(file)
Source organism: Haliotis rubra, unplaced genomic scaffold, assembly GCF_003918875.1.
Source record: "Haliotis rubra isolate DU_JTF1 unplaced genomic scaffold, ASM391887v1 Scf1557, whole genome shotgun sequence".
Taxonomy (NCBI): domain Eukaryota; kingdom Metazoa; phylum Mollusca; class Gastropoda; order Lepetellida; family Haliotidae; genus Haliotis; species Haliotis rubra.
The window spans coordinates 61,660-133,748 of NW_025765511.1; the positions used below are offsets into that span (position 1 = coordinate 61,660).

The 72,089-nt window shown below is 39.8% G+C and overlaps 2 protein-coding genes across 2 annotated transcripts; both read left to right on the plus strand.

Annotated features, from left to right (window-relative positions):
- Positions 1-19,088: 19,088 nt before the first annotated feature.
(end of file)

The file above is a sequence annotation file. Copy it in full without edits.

Source organism: Haliotis rubra, unplaced genomic scaffold, assembly GCF_003918875.1.
Source record: "Haliotis rubra isolate DU_JTF1 unplaced genomic scaffold, ASM391887v1 Scf1557, whole genome shotgun sequence".
Taxonomy (NCBI): domain Eukaryota; kingdom Metazoa; phylum Mollusca; class Gastropoda; order Lepetellida; family Haliotidae; genus Haliotis; species Haliotis rubra.
The window spans coordinates 61,660-133,748 of NW_025765511.1; the positions used below are offsets into that span (position 1 = coordinate 61,660).

The 72,089-nt window shown below is 39.8% G+C and overlaps 2 protein-coding genes across 2 annotated transcripts; both read left to right on the plus strand.

Annotated features, from left to right (window-relative positions):
- Positions 1-19,088: 19,088 nt before the first annotated feature.